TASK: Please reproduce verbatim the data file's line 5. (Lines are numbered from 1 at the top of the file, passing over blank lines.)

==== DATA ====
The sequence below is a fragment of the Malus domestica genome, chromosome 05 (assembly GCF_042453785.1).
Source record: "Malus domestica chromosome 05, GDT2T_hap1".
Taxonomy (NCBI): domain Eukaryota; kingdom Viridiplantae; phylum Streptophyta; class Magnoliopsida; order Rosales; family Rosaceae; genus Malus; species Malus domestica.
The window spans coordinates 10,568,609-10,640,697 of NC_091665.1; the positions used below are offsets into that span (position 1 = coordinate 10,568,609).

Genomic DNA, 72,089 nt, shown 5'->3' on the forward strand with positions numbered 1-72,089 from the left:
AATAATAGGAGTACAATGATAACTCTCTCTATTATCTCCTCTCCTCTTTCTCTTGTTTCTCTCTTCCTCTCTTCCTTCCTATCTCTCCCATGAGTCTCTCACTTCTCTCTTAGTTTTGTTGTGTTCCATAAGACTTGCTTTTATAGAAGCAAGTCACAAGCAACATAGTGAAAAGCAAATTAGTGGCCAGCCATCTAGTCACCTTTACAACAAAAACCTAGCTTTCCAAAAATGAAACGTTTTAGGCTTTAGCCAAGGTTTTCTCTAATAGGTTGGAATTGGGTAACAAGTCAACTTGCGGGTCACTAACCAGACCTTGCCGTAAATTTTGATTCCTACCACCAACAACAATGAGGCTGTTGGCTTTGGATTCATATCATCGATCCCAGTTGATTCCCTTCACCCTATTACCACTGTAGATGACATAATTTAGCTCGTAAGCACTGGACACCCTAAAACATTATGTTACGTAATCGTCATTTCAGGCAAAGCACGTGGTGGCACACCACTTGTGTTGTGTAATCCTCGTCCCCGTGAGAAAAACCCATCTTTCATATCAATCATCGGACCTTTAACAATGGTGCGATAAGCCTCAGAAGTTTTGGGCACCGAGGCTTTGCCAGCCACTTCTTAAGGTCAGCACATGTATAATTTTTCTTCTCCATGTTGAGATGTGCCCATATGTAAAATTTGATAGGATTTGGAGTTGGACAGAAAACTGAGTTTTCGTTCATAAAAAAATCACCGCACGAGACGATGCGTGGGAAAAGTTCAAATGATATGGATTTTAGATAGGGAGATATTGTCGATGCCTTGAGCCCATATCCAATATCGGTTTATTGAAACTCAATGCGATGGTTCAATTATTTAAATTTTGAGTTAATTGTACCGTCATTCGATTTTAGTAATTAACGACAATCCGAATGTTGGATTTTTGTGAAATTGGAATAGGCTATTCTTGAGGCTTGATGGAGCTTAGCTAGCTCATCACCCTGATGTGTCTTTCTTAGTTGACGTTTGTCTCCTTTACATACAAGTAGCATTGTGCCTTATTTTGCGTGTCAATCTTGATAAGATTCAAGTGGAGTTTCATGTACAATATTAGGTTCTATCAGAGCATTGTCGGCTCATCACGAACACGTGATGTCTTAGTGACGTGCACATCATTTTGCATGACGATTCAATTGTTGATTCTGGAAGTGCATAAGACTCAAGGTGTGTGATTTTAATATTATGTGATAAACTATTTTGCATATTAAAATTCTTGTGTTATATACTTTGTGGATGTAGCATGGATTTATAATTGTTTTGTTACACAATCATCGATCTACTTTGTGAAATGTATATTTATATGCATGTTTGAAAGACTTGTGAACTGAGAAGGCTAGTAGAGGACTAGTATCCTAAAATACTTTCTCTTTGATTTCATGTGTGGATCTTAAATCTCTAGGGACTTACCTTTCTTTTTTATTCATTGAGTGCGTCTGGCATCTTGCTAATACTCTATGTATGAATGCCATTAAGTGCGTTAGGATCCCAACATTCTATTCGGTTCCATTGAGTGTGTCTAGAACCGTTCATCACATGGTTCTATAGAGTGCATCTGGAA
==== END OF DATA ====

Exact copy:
Genomic DNA, 72,089 nt, shown 5'->3' on the forward strand with positions numbered 1-72,089 from the left: